Source: Khaleej Times
The UAE and more particularly Dubai will remain less affected by the eurozone debt crisis due to UAE Central Bank’s balanced investment approach and minimal financial exposure in eurozone and more particularly due to dirham pegging with the dollar, a senior Dubai-based businessman said.
Speaking at an interactive discussion on the European economic crisis and its effect on Dubai, Iskander Sultan Khwaja, director of Pakistan Business Council Dubai, or PBC, told the council members that “nevertheless, the ripple effect of the crisis will somewhat take its toll.” The discussion meeting was also addressed by Mohammad Nafees and Naveed Nafees.
“The eurozone debt crisis is the new reality with repercussion much too far-fetched than initially understood. It is very important that we know the events surrounding this crisis, prepare ourselves, strategise and implement in our day to day operations to face it up head-on,” he added.
Iskander said that the GCC region has also slowed mergers in the region and reduced volume of stocks trading on local exchanges. As of July 2011, there are 808 registered financial firms in the Dubai International Financial Centre alone and have full-time staff strength of 11,330 regular employees. “In contrast to my personal views and belief, there is a threat that eurozone banks will restructure their operations in the UAE and are likely to undergo job cuts which might slightly affect consumer spending behaviour,” Iskander said.
Though, increased public spending and oil output will help economies in the Middle East to expand faster than initially forecast according to the World Bank as it raised its 2011 growth estimate for the region to 4.1 per cent from 3.6 per cent, he said.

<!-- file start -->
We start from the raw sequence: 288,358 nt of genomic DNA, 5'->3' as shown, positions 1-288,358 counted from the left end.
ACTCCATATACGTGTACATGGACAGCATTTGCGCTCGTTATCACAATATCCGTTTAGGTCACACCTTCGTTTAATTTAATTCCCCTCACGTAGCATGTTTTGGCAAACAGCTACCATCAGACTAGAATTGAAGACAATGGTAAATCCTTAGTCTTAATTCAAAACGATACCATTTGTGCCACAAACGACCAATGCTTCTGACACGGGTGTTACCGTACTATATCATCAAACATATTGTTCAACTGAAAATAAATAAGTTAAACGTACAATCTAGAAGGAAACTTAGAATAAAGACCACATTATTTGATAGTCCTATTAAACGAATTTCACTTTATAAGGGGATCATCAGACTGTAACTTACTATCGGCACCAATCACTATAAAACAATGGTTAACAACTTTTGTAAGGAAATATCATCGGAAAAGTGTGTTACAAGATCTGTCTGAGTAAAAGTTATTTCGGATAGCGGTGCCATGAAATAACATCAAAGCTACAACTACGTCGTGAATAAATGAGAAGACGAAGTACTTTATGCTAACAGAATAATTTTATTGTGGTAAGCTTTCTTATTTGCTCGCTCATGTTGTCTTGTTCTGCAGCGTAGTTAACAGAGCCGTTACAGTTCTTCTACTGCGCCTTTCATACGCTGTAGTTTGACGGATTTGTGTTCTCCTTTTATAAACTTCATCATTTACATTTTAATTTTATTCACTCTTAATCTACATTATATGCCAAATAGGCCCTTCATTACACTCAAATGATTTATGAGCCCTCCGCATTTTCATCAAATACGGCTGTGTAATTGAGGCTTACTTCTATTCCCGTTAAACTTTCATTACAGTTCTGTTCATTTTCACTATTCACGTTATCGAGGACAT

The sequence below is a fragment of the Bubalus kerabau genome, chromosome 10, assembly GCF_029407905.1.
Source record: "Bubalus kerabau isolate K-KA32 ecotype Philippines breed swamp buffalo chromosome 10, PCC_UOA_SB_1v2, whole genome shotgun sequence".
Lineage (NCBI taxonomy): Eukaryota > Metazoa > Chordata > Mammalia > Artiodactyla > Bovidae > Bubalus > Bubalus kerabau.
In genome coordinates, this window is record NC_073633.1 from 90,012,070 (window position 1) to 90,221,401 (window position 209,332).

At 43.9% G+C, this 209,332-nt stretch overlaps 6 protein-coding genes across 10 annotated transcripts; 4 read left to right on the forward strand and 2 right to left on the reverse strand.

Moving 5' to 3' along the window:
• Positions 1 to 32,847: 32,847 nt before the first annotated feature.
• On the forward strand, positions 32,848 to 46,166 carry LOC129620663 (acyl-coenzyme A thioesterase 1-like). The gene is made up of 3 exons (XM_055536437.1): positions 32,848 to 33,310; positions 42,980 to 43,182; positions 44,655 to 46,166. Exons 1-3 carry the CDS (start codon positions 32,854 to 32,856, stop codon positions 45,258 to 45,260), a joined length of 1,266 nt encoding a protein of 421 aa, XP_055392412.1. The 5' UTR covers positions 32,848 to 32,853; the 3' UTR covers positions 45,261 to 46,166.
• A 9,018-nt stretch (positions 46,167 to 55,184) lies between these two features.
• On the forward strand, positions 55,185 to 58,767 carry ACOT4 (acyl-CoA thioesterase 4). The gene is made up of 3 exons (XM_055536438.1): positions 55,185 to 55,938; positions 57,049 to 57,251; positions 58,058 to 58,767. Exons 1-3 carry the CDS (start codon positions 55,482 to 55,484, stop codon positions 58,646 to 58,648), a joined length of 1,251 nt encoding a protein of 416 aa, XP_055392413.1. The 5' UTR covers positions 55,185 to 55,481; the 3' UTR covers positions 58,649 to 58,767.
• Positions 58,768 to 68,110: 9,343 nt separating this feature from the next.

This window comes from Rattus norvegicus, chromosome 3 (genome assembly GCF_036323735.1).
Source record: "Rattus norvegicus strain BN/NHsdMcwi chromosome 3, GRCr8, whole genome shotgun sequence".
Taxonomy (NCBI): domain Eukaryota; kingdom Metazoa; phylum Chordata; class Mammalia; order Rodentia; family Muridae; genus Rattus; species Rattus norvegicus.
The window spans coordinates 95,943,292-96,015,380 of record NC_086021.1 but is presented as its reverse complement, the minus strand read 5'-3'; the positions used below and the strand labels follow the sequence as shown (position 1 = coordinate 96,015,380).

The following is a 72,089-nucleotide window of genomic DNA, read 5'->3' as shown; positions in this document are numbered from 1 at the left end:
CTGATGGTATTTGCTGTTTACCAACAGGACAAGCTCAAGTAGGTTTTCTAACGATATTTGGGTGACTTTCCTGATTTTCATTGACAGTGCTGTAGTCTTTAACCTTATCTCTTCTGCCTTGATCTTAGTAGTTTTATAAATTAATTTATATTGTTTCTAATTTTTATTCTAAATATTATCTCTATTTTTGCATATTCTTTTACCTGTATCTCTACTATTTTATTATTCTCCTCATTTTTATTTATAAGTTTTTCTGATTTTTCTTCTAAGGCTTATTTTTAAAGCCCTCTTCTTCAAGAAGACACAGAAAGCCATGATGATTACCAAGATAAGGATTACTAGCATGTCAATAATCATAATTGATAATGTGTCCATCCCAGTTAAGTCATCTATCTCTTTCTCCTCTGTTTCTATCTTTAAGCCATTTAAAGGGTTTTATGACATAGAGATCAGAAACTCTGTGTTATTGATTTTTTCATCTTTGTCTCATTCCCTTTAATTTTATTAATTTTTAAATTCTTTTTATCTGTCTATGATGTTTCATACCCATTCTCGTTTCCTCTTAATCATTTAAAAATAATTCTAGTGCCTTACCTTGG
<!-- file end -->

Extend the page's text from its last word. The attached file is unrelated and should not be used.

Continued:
He said that Dubai’s credit risk dropped over the past two years due to debt restructuring deals but bond repayments and profitability at companies boost confidence in the emirate’s economic rebound.
Despite that, the general emphasis persists that renewed global economic concerns and eurozone crisis will further delay recovery of Dubai’s property market although better volumes and slight increase in prices at few property transactions have been witnessed.
Iskander said: “Nevertheless, the situation warrants that we adopt a balanced approach toward not only our businesses but our way of life, resort to prudent policies and investments aimed at optimised resource and operations management.”
“I will emphasise that by adopting balanced approach, not only our business will have a competitive advantage but will also be bitterly tuned to face any challenges in the backdrop of the engulfing eurozone debt crisis,” he said.